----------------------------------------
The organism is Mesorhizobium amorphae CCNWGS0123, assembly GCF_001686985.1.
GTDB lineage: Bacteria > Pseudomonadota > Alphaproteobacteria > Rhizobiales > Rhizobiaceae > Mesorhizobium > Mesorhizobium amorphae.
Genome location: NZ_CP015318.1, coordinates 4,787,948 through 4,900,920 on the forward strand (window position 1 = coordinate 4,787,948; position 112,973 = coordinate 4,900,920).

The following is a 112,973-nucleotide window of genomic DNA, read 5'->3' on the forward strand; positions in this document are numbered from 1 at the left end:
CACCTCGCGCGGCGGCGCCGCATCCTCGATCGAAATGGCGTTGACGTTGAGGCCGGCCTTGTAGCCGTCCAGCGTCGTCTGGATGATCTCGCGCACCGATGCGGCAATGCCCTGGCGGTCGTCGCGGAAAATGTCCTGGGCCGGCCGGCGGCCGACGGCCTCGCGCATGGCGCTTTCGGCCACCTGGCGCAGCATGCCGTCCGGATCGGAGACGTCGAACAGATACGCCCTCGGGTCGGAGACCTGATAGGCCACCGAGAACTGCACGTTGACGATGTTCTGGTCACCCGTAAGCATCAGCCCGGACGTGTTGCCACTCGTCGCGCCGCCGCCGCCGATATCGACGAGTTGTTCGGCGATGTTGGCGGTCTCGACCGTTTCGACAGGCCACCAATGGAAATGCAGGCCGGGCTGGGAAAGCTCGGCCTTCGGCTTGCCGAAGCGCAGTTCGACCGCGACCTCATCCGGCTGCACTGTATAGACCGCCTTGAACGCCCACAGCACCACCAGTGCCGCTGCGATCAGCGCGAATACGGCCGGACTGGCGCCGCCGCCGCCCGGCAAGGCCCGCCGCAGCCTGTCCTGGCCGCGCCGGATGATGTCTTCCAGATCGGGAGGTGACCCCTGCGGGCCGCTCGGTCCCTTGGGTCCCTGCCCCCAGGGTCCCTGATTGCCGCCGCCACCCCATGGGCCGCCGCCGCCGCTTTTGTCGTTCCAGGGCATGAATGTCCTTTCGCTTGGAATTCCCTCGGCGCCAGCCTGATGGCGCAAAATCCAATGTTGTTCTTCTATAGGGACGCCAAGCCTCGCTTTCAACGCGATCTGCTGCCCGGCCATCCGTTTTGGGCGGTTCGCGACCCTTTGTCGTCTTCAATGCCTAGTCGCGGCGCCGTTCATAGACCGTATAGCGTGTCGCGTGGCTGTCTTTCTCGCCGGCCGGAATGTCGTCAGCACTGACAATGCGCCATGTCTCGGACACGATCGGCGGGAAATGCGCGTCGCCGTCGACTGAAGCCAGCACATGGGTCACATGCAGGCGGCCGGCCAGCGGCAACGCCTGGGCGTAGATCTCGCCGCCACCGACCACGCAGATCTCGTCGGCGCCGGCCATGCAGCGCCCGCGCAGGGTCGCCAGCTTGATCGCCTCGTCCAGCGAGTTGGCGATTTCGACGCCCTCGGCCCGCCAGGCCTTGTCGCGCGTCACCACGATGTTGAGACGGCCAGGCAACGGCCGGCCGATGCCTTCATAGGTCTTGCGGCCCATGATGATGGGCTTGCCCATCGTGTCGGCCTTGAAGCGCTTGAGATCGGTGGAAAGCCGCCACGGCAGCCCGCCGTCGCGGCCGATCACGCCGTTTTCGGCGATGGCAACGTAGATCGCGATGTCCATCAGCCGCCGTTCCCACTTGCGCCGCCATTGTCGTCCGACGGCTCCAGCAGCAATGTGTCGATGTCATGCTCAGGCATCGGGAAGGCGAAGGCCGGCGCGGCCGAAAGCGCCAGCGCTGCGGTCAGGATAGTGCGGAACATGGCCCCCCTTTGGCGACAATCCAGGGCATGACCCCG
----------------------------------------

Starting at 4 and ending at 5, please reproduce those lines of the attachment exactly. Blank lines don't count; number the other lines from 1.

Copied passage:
The following is a 112,973-nucleotide window of genomic DNA, read 5'->3' on the forward strand; positions in this document are numbered from 1 at the left end:
CACCTCGCGCGGCGGCGCCGCATCCTCGATCGAAATGGCGTTGACGTTGAGGCCGGCCTTGTAGCCGTCCAGCGTCGTCTGGATGATCTCGCGCACCGATGCGGCAATGCCCTGGCGGTCGTCGCGGAAAATGTCCTGGGCCGGCCGGCGGCCGACGGCCTCGCGCATGGCGCTTTCGGCCACCTGGCGCAGCATGCCGTCCGGATCGGAGACGTCGAACAGATACGCCCTCGGGTCGGAGACCTGATAGGCCACCGAGAACTGCACGTTGACGATGTTCTGGTCACCCGTAAGCATCAGCCCGGACGTGTTGCCACTCGTCGCGCCGCCGCCGCCGATATCGACGAGTTGTTCGGCGATGTTGGCGGTCTCGACCGTTTCGACAGGCCACCAATGGAAATGCAGGCCGGGCTGGGAAAGCTCGGCCTTCGGCTTGCCGAAGCGCAGTTCGACCGCGACCTCATCCGGCTGCACTGTATAGACCGCCTTGAACGCCCACAGCACCACCAGTGCCGCTGCGATCAGCGCGAATACGGCCGGACTGGCGCCGCCGCCGCCCGGCAAGGCCCGCCGCAGCCTGTCCTGGCCGCGCCGGATGATGTCTTCCAGATCGGGAGGTGACCCCTGCGGGCCGCTCGGTCCCTTGGGTCCCTGCCCCCAGGGTCCCTGATTGCCGCCGCCACCCCATGGGCCGCCGCCGCCGCTTTTGTCGTTCCAGGGCATGAATGTCCTTTCGCTTGGAATTCCCTCGGCGCCAGCCTGATGGCGCAAAATCCAATGTTGTTCTTCTATAGGGACGCCAAGCCTCGCTTTCAACGCGATCTGCTGCCCGGCCATCCGTTTTGGGCGGTTCGCGACCCTTTGTCGTCTTCAATGCCTAGTCGCGGCGCCGTTCATAGACCGTATAGCGTGTCGCGTGGCTGTCTTTCTCGCCGGCCGGAATGTCGTCAGCACTGACAATGCGCCATGTCTCGGACACGATCGGCGGGAAATGCGCGTCGCCGTCGACTGAAGCCAGCACATGGGTCACATGCAGGCGGCCGGCCAGCGGCAACGCCTGGGCGTAGATCTCGCCGCCACCGACCACGCAGATCTCGTCGGCGCCGGCCATGCAGCGCCCGCGCAGGGTCGCCAGCTTGATCGCCTCGTCCAGCGAGTTGGCGATTTCGACGCCCTCGGCCCGCCAGGCCTTGTCGCGCGTCACCACGATGTTGAGACGGCCAGGCAACGGCCGGCCGATGCCTTCATAGGTCTTGCGGCCCATGATGATGGGCTTGCCCATCGTGTCGGCCTTGAAGCGCTTGAGATCGGTGGAAAGCCGCCACGGCAGCCCGCCGTCGCGGCCGATCACGCCGTTTTCGGCGATGGCAACGTAGATCGCGATGTCCATCAGCCGCCGTTCCCACTTGCGCCGCCATTGTCGTCCGACGGCTCCAGCAGCAATGTGTCGATGTCATGCTCAGGCATCGGGAAGGCGAAGGCCGGCGCGGCCGAAAGCGCCAGCGCTGCGGTCAGGATAGTGCGGAACATGGCCCCCCTTTGGCGACAATCCAGGGCATGACCCCG